Will try using ancient telescopic aluminium tripod outdoors at greater range tomorrow & post results. If as satisfactory D80 gets a new lease of life.

    Thank you Nick and Martyn
    Last edited by crisscross; 10th February 2011 at 09:25 PM.

  9. #9
    Shadowman's Avatar
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    Re: Mirror (lock) up

    Also try adding a little bit of weight to the tripod center, this puts force on the legs and adds stability. I am using a polycarbonate body tripod and it helps.

  10. #10

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    Re: Mirror (lock) up

    I always use MLU when I am using a tripod. It seems way more trouble to go through some mental checklist of expected exposure times vs a theoretical safety zone ( which I have seen some data against, btw) than to simply set up the MLU once and use it.

    What's the rush - the camera's on a tripod anyway. After all the effort and thought of setting up the rig in the right place at the right time at the right height with the right lens with the right aperture and the right filter and the right exposure, the actual taking of the pictures is supposed to be our period of zen, right?

  11. #11
    rob marshall

    Re: Mirror (lock) up

    Quote Originally Posted by black pearl View Post
    If you do intend to use it then you're going to need a remote cord or remote release as you can't use the Self Timer and Mirror Lock at the same time.
    You can on the Canon 50D, and possiibly other Canons. You set MLU and self-timer, press the shutter release, the mirror flips up, the timer starts, the sensor is exposed, and after exposure the mirror flips back. You can also do the same thing thing using Liveview. If you use a Panasonic 'G' series four-thirds camera you don't have this problem at all because there is no mirror to shake the camera!

  12. #12
    Black Pearl's Avatar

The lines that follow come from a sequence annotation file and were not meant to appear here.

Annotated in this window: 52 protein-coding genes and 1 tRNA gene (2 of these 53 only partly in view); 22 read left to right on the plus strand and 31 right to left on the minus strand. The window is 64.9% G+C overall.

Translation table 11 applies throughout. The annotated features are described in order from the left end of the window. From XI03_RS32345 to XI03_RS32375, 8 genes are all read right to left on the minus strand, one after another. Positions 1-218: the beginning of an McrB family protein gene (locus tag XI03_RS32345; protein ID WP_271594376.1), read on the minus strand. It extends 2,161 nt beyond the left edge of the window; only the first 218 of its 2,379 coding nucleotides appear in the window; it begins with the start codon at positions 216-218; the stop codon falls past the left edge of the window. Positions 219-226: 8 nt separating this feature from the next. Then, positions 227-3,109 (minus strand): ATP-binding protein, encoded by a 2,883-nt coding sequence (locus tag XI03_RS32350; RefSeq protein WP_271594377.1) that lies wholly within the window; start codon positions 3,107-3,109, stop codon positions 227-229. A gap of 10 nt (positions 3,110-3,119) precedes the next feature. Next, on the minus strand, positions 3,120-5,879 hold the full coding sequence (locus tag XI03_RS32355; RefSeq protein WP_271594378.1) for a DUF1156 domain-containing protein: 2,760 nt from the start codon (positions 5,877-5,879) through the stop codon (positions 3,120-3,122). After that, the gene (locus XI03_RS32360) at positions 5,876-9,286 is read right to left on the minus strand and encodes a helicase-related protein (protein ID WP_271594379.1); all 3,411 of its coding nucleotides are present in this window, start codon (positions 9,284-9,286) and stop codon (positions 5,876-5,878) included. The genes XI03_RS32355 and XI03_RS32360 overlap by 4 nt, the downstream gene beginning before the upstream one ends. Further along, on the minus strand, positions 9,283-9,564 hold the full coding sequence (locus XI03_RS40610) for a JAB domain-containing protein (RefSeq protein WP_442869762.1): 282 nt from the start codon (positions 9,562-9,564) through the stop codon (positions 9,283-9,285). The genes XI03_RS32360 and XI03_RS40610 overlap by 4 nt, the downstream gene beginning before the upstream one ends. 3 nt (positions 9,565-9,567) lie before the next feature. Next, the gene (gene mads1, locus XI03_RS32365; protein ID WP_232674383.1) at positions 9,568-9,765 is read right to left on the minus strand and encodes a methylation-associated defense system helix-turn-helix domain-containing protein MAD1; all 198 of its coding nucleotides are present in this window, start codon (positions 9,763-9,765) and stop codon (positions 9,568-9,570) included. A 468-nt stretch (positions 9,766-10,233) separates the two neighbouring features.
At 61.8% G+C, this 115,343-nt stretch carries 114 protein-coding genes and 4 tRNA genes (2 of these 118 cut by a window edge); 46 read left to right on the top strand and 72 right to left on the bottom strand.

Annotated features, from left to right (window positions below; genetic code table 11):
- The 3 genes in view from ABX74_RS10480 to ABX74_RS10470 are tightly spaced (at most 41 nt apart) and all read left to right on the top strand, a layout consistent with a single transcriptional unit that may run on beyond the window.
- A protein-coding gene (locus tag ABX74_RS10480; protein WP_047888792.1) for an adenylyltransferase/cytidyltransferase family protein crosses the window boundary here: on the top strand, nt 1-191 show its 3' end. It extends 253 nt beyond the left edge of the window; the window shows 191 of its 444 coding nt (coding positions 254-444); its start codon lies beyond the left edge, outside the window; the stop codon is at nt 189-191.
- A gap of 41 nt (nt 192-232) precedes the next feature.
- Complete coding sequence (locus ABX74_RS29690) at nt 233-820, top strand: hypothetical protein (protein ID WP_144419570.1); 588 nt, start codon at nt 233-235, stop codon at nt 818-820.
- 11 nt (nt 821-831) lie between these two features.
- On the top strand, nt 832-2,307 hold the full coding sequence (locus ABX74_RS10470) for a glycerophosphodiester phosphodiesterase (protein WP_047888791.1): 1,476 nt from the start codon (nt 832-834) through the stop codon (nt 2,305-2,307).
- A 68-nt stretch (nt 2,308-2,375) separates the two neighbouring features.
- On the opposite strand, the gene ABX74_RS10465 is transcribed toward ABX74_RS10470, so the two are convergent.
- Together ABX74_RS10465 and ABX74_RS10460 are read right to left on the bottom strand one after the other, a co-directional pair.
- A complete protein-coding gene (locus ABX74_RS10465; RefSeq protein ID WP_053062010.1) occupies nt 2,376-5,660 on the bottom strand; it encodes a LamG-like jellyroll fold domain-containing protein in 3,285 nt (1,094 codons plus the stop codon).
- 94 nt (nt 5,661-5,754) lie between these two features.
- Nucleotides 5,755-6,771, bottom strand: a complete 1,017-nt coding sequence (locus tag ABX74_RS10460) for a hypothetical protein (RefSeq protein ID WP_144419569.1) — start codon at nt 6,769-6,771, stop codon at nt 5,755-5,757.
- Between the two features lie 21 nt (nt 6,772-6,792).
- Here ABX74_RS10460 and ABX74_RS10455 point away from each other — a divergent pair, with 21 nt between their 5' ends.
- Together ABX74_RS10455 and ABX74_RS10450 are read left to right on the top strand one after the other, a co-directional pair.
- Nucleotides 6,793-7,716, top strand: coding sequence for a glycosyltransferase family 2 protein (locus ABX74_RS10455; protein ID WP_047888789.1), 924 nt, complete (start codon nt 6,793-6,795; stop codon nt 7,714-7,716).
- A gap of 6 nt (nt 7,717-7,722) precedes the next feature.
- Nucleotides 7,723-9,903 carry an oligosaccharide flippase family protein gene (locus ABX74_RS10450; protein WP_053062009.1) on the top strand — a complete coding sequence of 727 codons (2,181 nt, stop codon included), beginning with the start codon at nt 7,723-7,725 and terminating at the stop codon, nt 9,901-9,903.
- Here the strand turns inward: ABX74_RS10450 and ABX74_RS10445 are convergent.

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    Re: Mirror (lock) up

    You can on the Canon 50D, and possiibly other Canons
    But not on Nikon's which is what the question was about - out of interest I've tried it on a 60D and a 7D and both these do have it. I think this is down to the way the two brands access settings. On the Nikon Pro bodies the drive modes have an access wheel whereas the canon bodies have it via a button and menu options. It's faster on a Nikon but you get more combinations on a Canon.........can't win either way.

    On a side note you can set the delayed shutter release via a menu on a Nikon AND use it with the self timer - saves buying a madly expensive Nikon remote cord.

  13. #13
    Black Pearl's Avatar
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    Re: Mirror (lock) up

    You can on the Canon 50D, and possiibly other Canons
    But not on Nikon's which is what the question was about - out of interest I've tried it on a 60D and a 7D and both these do have it. I think this is down to the way the two brands access settings. On the Nikon Pro bodies the drive modes have an access wheel whereas the canon bodies have it via a button and menu options. It's faster on a Nikon but you get more combinations on a Canon.........can't win either way.

    On a side note you can set the delayed shutter release via a menu on a Nikon AND use it with the self timer - saves buying a madly expensive Nikon remote cord.

  14. #14
    crisscross's Avatar
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    Re: Mirror (lock) up

    This morning I have tried the test outdoors in pretty poor light, but then I would mostly resort to a tripod when struggling for light.

    I conclude that eliminating the mirror movement is critical and well worth the trouble in getting the right settings; the 0.4 sec delay on my D80 seems adequate for the task - infinite gratitude to Peter for pointing me towards it.

    All with D80+Nikkor 80-400VR at 340mm; the full exif is intact if you drag the pics to where it can be used. All 680x450 crops. Building about 400M away

    Firstly a 'control' using the camera handheld with VR on ISO100 f9 1/200sec, which is my normal 'target' for landscape shots. I have had to compensate exposure +1.5EV and slightly increase contrast for comparison of noise and sharpness.

    Mirror (lock) up

    Now using Optera 'tripod' with VR off ISO400.f13 1/200. No PP except straighten & crop

    Mirror (lock) up

    And now Stabilo telescopic stainless tripod from dark ages with dirt cheap head. ISO100 f10 1/80, no PP except crop

    Mirror (lock) up

    I also tried higher f and slower shutter, but little difference.

    The final conclusion seems to be that if one does eliminate mirror shake and has no sophisticated requirements, a modestly priced tripod and head should do.

    The Optera is an emergency bendy bunny pocket thing. The Stabilo must date from the 40s or 50s and the head came off a 4 ebay monopod. Almost anything modern should be better?...except that the Stabilo folds to 400mm, so it may not get recycled just yet

    Thanks again to all contributors